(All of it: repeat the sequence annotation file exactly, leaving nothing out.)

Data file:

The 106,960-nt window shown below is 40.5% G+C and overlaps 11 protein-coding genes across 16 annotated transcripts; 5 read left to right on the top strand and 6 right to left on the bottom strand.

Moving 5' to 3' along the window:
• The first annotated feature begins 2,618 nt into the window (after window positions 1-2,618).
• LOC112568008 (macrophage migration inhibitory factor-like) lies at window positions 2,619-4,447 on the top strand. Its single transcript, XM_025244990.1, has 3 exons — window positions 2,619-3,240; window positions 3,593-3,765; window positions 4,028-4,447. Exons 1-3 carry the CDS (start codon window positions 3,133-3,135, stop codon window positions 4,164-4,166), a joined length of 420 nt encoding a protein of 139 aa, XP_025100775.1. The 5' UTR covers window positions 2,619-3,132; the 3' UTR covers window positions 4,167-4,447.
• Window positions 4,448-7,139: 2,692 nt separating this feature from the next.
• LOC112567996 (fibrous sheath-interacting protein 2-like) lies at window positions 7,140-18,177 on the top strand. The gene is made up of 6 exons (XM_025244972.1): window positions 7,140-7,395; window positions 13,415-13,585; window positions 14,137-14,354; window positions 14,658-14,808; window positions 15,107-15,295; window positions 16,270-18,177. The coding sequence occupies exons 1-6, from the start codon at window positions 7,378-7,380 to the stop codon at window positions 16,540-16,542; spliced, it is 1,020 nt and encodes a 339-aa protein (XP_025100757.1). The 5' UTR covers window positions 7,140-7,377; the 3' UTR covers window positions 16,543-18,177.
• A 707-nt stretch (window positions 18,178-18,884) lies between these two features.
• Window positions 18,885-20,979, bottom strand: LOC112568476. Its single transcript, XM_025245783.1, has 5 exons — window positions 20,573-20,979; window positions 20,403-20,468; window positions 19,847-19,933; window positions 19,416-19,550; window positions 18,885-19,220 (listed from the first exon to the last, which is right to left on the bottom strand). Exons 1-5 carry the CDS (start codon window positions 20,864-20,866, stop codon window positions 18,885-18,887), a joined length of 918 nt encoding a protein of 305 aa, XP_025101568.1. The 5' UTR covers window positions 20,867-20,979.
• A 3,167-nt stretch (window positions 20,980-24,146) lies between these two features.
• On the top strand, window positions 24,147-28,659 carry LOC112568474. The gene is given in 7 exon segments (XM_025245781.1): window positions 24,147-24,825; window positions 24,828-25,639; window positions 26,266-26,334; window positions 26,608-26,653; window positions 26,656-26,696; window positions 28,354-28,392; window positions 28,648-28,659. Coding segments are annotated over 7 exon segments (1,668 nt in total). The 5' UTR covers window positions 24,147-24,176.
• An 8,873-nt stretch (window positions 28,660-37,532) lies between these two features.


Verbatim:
The 106,960-nt window shown below is 40.5% G+C and overlaps 11 protein-coding genes across 16 annotated transcripts; 5 read left to right on the top strand and 6 right to left on the bottom strand.

Moving 5' to 3' along the window:
• The first annotated feature begins 2,618 nt into the window (after window positions 1-2,618).
• LOC112568008 (macrophage migration inhibitory factor-like) lies at window positions 2,619-4,447 on the top strand. Its single transcript, XM_025244990.1, has 3 exons — window positions 2,619-3,240; window positions 3,593-3,765; window positions 4,028-4,447. Exons 1-3 carry the CDS (start codon window positions 3,133-3,135, stop codon window positions 4,164-4,166), a joined length of 420 nt encoding a protein of 139 aa, XP_025100775.1. The 5' UTR covers window positions 2,619-3,132; the 3' UTR covers window positions 4,167-4,447.
• Window positions 4,448-7,139: 2,692 nt separating this feature from the next.
• LOC112567996 (fibrous sheath-interacting protein 2-like) lies at window positions 7,140-18,177 on the top strand. The gene is made up of 6 exons (XM_025244972.1): window positions 7,140-7,395; window positions 13,415-13,585; window positions 14,137-14,354; window positions 14,658-14,808; window positions 15,107-15,295; window positions 16,270-18,177. The coding sequence occupies exons 1-6, from the start codon at window positions 7,378-7,380 to the stop codon at window positions 16,540-16,542; spliced, it is 1,020 nt and encodes a 339-aa protein (XP_025100757.1). The 5' UTR covers window positions 7,140-7,377; the 3' UTR covers window positions 16,543-18,177.
• A 707-nt stretch (window positions 18,178-18,884) lies between these two features.
• Window positions 18,885-20,979, bottom strand: LOC112568476. Its single transcript, XM_025245783.1, has 5 exons — window positions 20,573-20,979; window positions 20,403-20,468; window positions 19,847-19,933; window positions 19,416-19,550; window positions 18,885-19,220 (listed from the first exon to the last, which is right to left on the bottom strand). Exons 1-5 carry the CDS (start codon window positions 20,864-20,866, stop codon window positions 18,885-18,887), a joined length of 918 nt encoding a protein of 305 aa, XP_025101568.1. The 5' UTR covers window positions 20,867-20,979.
• A 3,167-nt stretch (window positions 20,980-24,146) lies between these two features.
• On the top strand, window positions 24,147-28,659 carry LOC112568474. The gene is given in 7 exon segments (XM_025245781.1): window positions 24,147-24,825; window positions 24,828-25,639; window positions 26,266-26,334; window positions 26,608-26,653; window positions 26,656-26,696; window positions 28,354-28,392; window positions 28,648-28,659. Coding segments are annotated over 7 exon segments (1,668 nt in total). The 5' UTR covers window positions 24,147-24,176.
• An 8,873-nt stretch (window positions 28,660-37,532) lies between these two features.